WASHINGTON (CBSDC) — D.C. Mayor Vincent Gray made headlines this past week when he vetoed the controversial Large Retailer Accountability Act, but the mayor said he acted in the best interest of the city.
Calling the bill that would require large, non-union retailers to pay employees a minimum of $12.50 an hour a “job killer” and not a “true living-wage bill,” Gray defended his veto during his weekly Sunday morning radio address on All-News 99.1 WNEW. He said the legislation — dubbed the ‘Living Wage’ bill — wouldn’t help the District achieve its big picture goal.
“Although the supporters of this bill had good intentions, it simply was not an effective vehicle for reaching a goal that we all share — to help the largest number of District residents possible find good jobs with good wages,” Gray said.
He said there are many misconceptions about what the bill — which passed the city council by an 8-5 vote earlier this summer — would have meant for the District.
“Many people who had urged me to sign this bill seemed to rely on a number of fundamental misunderstandings about what the LRAA actually contained, and what it would actually mean for District residents if it were to become law,” Gray said.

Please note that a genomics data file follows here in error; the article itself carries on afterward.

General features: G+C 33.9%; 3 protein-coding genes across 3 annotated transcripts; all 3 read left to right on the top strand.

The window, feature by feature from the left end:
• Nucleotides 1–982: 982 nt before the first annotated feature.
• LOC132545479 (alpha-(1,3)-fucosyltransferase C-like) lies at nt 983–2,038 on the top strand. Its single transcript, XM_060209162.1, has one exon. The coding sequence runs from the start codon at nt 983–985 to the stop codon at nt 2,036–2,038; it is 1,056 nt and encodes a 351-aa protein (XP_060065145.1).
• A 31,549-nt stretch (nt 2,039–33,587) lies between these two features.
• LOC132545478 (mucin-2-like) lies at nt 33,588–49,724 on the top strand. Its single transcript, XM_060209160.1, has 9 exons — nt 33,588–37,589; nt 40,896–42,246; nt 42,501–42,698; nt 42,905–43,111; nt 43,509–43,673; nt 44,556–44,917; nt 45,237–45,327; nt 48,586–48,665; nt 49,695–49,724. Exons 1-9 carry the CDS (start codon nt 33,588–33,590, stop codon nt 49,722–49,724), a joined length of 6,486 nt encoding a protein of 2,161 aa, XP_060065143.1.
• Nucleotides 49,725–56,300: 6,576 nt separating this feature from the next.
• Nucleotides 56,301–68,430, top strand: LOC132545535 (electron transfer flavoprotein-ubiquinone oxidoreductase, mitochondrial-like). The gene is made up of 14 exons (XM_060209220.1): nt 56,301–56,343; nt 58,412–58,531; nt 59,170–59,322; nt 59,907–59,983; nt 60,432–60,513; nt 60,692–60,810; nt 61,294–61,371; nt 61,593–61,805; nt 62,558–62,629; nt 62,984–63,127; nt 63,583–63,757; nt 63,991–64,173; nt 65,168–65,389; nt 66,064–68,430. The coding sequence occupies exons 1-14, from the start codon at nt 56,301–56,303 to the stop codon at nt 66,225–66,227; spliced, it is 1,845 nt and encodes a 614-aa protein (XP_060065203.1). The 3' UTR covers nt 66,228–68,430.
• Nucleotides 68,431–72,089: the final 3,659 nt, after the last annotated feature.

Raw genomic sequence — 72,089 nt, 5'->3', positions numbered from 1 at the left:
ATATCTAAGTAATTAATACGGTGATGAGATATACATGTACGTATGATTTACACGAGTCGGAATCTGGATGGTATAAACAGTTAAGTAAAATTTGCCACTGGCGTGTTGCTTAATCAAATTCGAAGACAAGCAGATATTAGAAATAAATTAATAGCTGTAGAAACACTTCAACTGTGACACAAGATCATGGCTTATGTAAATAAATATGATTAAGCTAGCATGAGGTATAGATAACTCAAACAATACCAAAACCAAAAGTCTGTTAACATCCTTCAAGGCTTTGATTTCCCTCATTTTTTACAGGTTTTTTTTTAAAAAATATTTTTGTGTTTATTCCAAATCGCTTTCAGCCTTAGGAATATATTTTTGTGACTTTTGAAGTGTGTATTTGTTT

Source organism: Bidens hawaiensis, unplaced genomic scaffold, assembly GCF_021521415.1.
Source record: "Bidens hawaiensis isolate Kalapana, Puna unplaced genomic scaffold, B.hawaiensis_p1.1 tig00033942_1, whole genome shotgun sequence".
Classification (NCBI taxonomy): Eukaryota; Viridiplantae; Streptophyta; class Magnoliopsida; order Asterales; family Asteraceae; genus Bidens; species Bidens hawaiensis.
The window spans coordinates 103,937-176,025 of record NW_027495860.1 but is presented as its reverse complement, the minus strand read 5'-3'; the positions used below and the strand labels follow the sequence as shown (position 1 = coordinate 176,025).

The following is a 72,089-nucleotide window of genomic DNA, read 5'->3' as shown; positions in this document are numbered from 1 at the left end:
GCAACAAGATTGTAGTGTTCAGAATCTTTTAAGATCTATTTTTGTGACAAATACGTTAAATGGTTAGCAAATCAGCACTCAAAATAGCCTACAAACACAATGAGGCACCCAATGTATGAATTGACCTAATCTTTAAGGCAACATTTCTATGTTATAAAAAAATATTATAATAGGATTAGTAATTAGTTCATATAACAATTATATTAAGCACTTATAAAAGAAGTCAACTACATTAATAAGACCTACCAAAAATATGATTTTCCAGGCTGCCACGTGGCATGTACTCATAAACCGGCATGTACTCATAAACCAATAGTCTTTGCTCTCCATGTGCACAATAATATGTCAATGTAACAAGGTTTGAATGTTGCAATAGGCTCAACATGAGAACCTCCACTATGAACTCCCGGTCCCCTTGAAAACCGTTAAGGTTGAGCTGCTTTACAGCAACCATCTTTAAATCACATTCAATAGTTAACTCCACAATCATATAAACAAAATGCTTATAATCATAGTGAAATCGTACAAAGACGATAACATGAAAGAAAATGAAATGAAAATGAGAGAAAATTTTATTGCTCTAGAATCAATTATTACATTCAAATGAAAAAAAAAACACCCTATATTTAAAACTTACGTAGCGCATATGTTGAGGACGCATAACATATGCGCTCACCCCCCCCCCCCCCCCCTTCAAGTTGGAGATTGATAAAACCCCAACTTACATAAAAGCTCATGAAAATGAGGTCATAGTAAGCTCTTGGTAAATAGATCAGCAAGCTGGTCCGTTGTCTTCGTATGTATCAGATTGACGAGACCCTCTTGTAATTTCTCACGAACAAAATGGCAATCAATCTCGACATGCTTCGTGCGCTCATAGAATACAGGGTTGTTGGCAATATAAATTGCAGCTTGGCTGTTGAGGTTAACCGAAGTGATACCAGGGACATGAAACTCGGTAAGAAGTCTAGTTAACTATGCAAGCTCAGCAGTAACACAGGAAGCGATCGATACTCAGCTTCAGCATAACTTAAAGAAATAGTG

Gray pointed out that the bill wouldn’t raise the minimum wage for all city residents, but instead for only a “small fraction” of employees at large retailers. He said the bill should raise the minimum wage across the board, instead of just for a select group.
“It would affect only a handful of retailers whose stores are supermarket-sized or larger and whose workforces are not unionized –- at best, a very small portion of the District’s retailers,” Gray said.
As an alternative, Gray said he recommended the council pass a bill that would provide a “reasonable increase in the District’s minimum wage for all workers.
Gray also noted the potential precedent the bill would set for other large retailers — not just Walmart — who are interested in doing business in the District.
“Even though the vast majority of the publicity surrounding the bill has focused on Walmart, the retailers who have said they would not open stores in the District or would seriously reconsider expanding here if the bill became law include Costco, Target, Home Depot, Wegmans, Lowe’s, Walgreens, Harris Teeter, AutoZone and Macy’s,” Gray said.
The city estimated that if passed, the bill’s ramifications would cost the District about 4,000 jobs in the first few years, Gray said.
Listen to Gray’s full radio address: